February 3 2022

Does Google Analytics violate the GDPR? Illegal Google Analytics in Europe?

Austrian DSB: The use of Google Analytics violates the “Schrems II” decision of the CJEU.

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Google Analytics is one of the most widespread and popular services on the web: it is used by almost all websites, and even the social network Facebook (one billion users) relies on it. But how can it guarantee compliance with the new European data protection regulations?

Last year Google updated its Privacy Policy to comply with the GDPR: in particular, it implemented a new tool to let people know what data is collected and how it is used. The information is now more detailed and explicit.

Google Analytics, however, would not comply with the European rules on data transfer, considering the technical, organizational and contractual measures adopted by Google to be insufficient: the question is contextualized in the activities subsequent to the Schrems II judgment which declared the Privacy Shield agreement between Brussels and Washington illegitimate.

For the same reason, the EDPS recalls that Google Analytics must be considered a "processor" pursuant to Article 28 of the GDPR, but also stresses that this does not mean that it is subject to all the provisions of that regulation. Indeed, if a company wishes to process personal data on behalf of another entity (in this case Google), then it must ensure that there are appropriate safeguards for adequate protection of such data (Articles 32-36).

In the wake of this decision, the Austrian authorities have asked Google to comply with the provisions of the General Data Protection Regulation (GDPR) adopted in 2018, so that users can obtain access, rectification or deletion and data portability.

To this end, Google had to provide a copy of all data processed on behalf of each user.

The DSB authority has already published a first inspection report on the subject. The conclusions are devastating for Google, which would not respect European rules on data transfer. Indeed, the EDPS recalls that the Schrems II judgment declared the agreement invalid "Privacy Shield"Between the EU and the United States regarding transfers of personal data. The EDPS therefore invites Google to make further efforts to comply with European standards.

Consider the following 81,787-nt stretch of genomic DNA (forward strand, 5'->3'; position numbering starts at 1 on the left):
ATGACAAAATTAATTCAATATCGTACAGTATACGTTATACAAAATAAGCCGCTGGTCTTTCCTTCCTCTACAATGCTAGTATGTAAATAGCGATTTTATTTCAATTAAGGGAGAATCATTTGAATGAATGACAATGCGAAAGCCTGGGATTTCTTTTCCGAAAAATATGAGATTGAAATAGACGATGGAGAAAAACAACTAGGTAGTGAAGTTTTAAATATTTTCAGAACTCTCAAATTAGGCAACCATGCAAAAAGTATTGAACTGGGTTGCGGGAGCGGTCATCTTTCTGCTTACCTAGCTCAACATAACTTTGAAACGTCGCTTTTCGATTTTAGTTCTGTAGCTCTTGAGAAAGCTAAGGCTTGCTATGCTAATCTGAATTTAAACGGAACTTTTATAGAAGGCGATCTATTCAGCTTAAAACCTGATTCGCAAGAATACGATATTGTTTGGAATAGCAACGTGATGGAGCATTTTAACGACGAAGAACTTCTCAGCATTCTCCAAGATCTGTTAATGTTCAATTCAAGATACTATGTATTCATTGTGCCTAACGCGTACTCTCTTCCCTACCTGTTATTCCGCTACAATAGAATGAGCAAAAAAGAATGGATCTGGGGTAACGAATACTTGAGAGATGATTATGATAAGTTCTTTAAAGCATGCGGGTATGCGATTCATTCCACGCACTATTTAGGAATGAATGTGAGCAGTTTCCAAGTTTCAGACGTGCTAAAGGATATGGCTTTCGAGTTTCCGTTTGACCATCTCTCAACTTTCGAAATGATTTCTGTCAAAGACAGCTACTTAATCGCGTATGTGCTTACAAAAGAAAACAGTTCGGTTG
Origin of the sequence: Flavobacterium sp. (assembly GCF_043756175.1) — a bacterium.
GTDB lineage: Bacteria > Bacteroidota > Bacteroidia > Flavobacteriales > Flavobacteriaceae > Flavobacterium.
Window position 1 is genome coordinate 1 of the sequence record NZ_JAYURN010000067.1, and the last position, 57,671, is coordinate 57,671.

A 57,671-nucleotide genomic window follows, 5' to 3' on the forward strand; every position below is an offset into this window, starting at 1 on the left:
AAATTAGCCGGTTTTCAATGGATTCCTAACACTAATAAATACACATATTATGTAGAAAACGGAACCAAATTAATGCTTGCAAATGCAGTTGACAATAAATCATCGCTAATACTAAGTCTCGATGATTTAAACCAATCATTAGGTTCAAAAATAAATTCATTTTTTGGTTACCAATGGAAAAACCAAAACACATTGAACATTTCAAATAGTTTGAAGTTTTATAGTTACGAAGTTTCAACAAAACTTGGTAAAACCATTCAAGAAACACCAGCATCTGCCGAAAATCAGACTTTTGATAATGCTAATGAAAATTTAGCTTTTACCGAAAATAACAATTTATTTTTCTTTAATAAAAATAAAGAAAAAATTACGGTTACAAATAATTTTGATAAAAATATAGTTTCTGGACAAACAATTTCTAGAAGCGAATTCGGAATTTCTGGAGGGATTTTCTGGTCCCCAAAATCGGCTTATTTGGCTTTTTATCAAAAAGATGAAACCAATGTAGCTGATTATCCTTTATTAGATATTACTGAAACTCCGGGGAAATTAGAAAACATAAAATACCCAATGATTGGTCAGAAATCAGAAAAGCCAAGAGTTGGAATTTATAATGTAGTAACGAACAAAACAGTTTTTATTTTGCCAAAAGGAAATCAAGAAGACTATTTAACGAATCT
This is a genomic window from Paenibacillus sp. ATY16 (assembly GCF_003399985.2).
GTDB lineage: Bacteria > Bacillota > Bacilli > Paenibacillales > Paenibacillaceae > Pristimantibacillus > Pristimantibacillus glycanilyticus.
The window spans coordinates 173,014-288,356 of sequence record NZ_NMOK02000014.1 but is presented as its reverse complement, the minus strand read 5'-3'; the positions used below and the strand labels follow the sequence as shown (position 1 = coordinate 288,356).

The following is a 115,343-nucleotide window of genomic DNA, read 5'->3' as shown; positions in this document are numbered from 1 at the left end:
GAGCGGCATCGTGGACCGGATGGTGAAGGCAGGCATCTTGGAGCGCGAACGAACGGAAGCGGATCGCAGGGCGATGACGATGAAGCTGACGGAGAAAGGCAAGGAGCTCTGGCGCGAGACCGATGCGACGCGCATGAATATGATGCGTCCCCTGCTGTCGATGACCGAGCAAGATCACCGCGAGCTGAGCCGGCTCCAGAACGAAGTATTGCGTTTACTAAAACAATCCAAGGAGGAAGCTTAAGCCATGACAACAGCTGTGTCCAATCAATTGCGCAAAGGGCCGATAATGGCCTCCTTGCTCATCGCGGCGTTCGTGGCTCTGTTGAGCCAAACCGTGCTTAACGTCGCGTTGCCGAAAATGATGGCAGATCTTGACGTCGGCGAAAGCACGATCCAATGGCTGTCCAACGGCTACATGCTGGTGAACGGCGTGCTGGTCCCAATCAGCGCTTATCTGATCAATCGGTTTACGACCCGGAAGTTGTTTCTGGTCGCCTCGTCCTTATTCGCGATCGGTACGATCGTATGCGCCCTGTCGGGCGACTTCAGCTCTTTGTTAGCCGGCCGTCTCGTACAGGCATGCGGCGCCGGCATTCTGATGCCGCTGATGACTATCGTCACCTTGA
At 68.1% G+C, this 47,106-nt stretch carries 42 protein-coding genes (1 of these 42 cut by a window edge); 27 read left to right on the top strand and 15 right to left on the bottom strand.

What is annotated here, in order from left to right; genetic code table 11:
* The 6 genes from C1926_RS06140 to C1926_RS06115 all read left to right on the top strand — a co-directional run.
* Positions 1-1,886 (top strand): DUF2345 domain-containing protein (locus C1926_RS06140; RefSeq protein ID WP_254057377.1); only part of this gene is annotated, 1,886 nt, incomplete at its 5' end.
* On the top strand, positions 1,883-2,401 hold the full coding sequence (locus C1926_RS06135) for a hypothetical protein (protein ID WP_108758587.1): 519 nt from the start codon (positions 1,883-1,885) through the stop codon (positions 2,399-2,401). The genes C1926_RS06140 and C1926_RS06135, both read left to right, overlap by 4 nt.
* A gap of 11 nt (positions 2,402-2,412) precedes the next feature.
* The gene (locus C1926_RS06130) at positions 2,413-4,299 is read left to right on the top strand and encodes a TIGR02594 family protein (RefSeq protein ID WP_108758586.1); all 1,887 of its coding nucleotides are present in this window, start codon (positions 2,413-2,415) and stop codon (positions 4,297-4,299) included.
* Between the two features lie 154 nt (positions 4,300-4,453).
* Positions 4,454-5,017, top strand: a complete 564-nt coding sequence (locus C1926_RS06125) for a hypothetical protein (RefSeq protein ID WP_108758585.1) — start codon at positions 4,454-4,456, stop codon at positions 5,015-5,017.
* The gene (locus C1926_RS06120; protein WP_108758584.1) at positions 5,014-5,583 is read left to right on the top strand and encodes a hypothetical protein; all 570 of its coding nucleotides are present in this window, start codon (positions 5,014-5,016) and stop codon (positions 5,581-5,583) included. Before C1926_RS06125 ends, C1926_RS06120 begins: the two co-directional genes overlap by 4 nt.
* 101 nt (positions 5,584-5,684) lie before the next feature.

What is the Privacy Shield and when was it abolished?

The GDPR Privacy Shield is an agreement that allows us to send your data to the United States.

The GDPR Privacy Shield is a new framework for transatlantic data flows between the US and the EU. It is a "privacy shield" because it protects personal data when it is sent from the EU to US companies. The agreement replaces an old framework, called a "safe harbor", which has been used by thousands of US companies since 2000. safe harbor was abolished because it was not strong enough to protect information.

The GDPR privacy shield works differently than safe harbor. Use stronger enforcement powers and stricter policies for US companies handling EU citizen data. This will ensure that your personal information is handled well and used only for legal reasons.

The GDPR Privacy Shield went into effect on July 12, 2016, but has been controversial ever since. In September 2017, EU privacy regulators decided the deal isn't strong enough to protect people's information. They said they would take action to suspend the deal if no more changes were made by September 2018.

What are the risks and penalties for those who do not comply with the GDPR?

First of all, we need to think from the point of view that if there are violations, it is likely that there may be repercussions and sanctions.
For example, here is a recent list of events:
June 9, 2021: Italian Privacy Guarantor blocks the PagoPA Spa IO app also for exporting data outside the EU (also using Google Cloud regardless of the server location in Europe or in the USA).
December 15, 2021: non-EU data export block to Germany for US technology use in the service chain for managing consent to cookies.
December 22, 2021: in Austria the Guarantor blocks Google Analytics considering it goes against the GDPR for the same reason.
After 1.5 years from July 16, 2020, the date on which the European Court of Justice invalidated the US Privacy Shield, European companies still largely did not understand the trend.

The GDPR is a big deal. In fact, the fines can be huge - up to 4% of a company's global annual revenue or € 20 million, whichever is greater. You don't want to risk violating the GDPR, which means you need to know what it says and how it applies to your business.

The General Data Protection Regulation (GDPR) is a regulation by which the member states of the European Union establish common data protection standards for European citizens regarding the collection of personal data. It also regulates the export of personal data outside the EU.

 

 

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